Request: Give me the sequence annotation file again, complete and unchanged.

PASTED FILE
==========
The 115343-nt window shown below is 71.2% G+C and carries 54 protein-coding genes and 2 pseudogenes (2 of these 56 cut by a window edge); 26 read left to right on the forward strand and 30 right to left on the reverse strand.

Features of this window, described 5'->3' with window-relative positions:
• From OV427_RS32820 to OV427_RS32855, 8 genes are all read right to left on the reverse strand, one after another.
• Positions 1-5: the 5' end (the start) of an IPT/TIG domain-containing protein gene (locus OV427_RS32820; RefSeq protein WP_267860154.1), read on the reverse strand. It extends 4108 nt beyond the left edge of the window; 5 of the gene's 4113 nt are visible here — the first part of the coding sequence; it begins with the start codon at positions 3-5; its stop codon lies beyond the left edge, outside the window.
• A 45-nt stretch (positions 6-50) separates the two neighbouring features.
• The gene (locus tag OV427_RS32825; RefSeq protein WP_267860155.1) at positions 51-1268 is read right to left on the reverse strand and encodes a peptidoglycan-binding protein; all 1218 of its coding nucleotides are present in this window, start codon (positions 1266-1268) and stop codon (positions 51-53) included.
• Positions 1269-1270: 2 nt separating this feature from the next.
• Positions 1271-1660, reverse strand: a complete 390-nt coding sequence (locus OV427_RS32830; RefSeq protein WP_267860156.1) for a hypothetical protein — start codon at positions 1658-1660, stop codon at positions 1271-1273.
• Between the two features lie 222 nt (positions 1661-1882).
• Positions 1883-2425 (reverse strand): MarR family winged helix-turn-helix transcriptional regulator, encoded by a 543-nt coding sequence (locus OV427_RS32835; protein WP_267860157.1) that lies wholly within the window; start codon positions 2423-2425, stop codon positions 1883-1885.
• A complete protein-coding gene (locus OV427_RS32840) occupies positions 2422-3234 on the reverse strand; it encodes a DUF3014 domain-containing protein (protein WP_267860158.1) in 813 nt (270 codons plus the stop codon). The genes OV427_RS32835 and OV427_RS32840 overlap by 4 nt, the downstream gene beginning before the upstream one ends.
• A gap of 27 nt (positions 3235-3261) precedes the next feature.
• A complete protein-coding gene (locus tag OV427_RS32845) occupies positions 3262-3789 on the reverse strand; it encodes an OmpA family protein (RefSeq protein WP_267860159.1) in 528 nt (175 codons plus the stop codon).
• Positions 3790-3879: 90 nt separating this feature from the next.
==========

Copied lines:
The 115343-nt window shown below is 71.2% G+C and carries 54 protein-coding genes and 2 pseudogenes (2 of these 56 cut by a window edge); 26 read left to right on the forward strand and 30 right to left on the reverse strand.

Features of this window, described 5'->3' with window-relative positions:
• From OV427_RS32820 to OV427_RS32855, 8 genes are all read right to left on the reverse strand, one after another.
• Positions 1-5: the 5' end (the start) of an IPT/TIG domain-containing protein gene (locus OV427_RS32820; RefSeq protein WP_267860154.1), read on the reverse strand. It extends 4108 nt beyond the left edge of the window; 5 of the gene's 4113 nt are visible here — the first part of the coding sequence; it begins with the start codon at positions 3-5; its stop codon lies beyond the left edge, outside the window.
• A 45-nt stretch (positions 6-50) separates the two neighbouring features.
• The gene (locus tag OV427_RS32825; RefSeq protein WP_267860155.1) at positions 51-1268 is read right to left on the reverse strand and encodes a peptidoglycan-binding protein; all 1218 of its coding nucleotides are present in this window, start codon (positions 1266-1268) and stop codon (positions 51-53) included.
• Positions 1269-1270: 2 nt separating this feature from the next.
• Positions 1271-1660, reverse strand: a complete 390-nt coding sequence (locus OV427_RS32830; RefSeq protein WP_267860156.1) for a hypothetical protein — start codon at positions 1658-1660, stop codon at positions 1271-1273.
• Between the two features lie 222 nt (positions 1661-1882).
• Positions 1883-2425 (reverse strand): MarR family winged helix-turn-helix transcriptional regulator, encoded by a 543-nt coding sequence (locus OV427_RS32835; protein WP_267860157.1) that lies wholly within the window; start codon positions 2423-2425, stop codon positions 1883-1885.
• A complete protein-coding gene (locus OV427_RS32840) occupies positions 2422-3234 on the reverse strand; it encodes a DUF3014 domain-containing protein (protein WP_267860158.1) in 813 nt (270 codons plus the stop codon). The genes OV427_RS32835 and OV427_RS32840 overlap by 4 nt, the downstream gene beginning before the upstream one ends.
• A gap of 27 nt (positions 3235-3261) precedes the next feature.
• A complete protein-coding gene (locus tag OV427_RS32845) occupies positions 3262-3789 on the reverse strand; it encodes an OmpA family protein (RefSeq protein WP_267860159.1) in 528 nt (175 codons plus the stop codon).
• Positions 3790-3879: 90 nt separating this feature from the next.